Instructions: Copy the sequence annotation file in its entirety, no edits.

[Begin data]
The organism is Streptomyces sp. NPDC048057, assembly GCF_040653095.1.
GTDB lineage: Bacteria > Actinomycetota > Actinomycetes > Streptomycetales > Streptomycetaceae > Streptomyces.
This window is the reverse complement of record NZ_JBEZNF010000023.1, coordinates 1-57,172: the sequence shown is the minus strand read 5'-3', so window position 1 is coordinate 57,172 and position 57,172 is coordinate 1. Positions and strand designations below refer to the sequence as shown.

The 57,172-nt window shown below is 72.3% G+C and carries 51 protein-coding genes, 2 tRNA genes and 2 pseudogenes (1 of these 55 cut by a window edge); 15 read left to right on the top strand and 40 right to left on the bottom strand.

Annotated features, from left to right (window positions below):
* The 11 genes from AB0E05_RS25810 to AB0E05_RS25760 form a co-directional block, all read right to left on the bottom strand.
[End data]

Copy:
The organism is Streptomyces sp. NPDC048057, assembly GCF_040653095.1.
GTDB lineage: Bacteria > Actinomycetota > Actinomycetes > Streptomycetales > Streptomycetaceae > Streptomyces.
This window is the reverse complement of record NZ_JBEZNF010000023.1, coordinates 1-57,172: the sequence shown is the minus strand read 5'-3', so window position 1 is coordinate 57,172 and position 57,172 is coordinate 1. Positions and strand designations below refer to the sequence as shown.

The 57,172-nt window shown below is 72.3% G+C and carries 51 protein-coding genes, 2 tRNA genes and 2 pseudogenes (1 of these 55 cut by a window edge); 15 read left to right on the top strand and 40 right to left on the bottom strand.

Annotated features, from left to right (window positions below):
* The 11 genes from AB0E05_RS25810 to AB0E05_RS25760 form a co-directional block, all read right to left on the bottom strand.